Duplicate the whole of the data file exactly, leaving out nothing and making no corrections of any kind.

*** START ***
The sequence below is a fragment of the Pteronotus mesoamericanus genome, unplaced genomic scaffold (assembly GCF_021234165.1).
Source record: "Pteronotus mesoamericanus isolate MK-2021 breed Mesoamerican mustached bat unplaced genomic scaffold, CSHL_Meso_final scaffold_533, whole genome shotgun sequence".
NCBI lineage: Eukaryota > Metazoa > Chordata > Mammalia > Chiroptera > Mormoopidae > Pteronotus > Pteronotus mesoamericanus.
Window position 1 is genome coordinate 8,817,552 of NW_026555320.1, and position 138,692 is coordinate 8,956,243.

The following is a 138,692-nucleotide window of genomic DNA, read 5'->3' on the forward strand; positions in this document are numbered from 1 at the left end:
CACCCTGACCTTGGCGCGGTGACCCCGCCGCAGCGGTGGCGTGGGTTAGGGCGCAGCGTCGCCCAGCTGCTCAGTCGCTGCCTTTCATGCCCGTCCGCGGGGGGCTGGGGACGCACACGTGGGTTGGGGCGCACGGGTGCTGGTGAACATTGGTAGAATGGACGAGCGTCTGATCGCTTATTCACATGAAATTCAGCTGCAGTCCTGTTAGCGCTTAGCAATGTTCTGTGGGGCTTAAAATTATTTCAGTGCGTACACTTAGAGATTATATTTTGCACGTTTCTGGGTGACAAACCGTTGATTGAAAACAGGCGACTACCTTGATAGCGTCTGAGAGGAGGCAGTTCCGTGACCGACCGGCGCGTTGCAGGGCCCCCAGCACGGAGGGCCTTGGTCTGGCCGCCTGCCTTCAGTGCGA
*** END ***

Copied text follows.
The sequence below is a fragment of the Pteronotus mesoamericanus genome, unplaced genomic scaffold (assembly GCF_021234165.1).
Source record: "Pteronotus mesoamericanus isolate MK-2021 breed Mesoamerican mustached bat unplaced genomic scaffold, CSHL_Meso_final scaffold_533, whole genome shotgun sequence".
NCBI lineage: Eukaryota > Metazoa > Chordata > Mammalia > Chiroptera > Mormoopidae > Pteronotus > Pteronotus mesoamericanus.
Window position 1 is genome coordinate 8,817,552 of NW_026555320.1, and position 138,692 is coordinate 8,956,243.

The following is a 138,692-nucleotide window of genomic DNA, read 5'->3' on the forward strand; positions in this document are numbered from 1 at the left end:
CACCCTGACCTTGGCGCGGTGACCCCGCCGCAGCGGTGGCGTGGGTTAGGGCGCAGCGTCGCCCAGCTGCTCAGTCGCTGCCTTTCATGCCCGTCCGCGGGGGGCTGGGGACGCACACGTGGGTTGGGGCGCACGGGTGCTGGTGAACATTGGTAGAATGGACGAGCGTCTGATCGCTTATTCACATGAAATTCAGCTGCAGTCCTGTTAGCGCTTAGCAATGTTCTGTGGGGCTTAAAATTATTTCAGTGCGTACACTTAGAGATTATATTTTGCACGTTTCTGGGTGACAAACCGTTGATTGAAAACAGGCGACTACCTTGATAGCGTCTGAGAGGAGGCAGTTCCGTGACCGACCGGCGCGTTGCAGGGCCCCCAGCACGGAGGGCCTTGGTCTGGCCGCCTGCCTTCAGTGCGA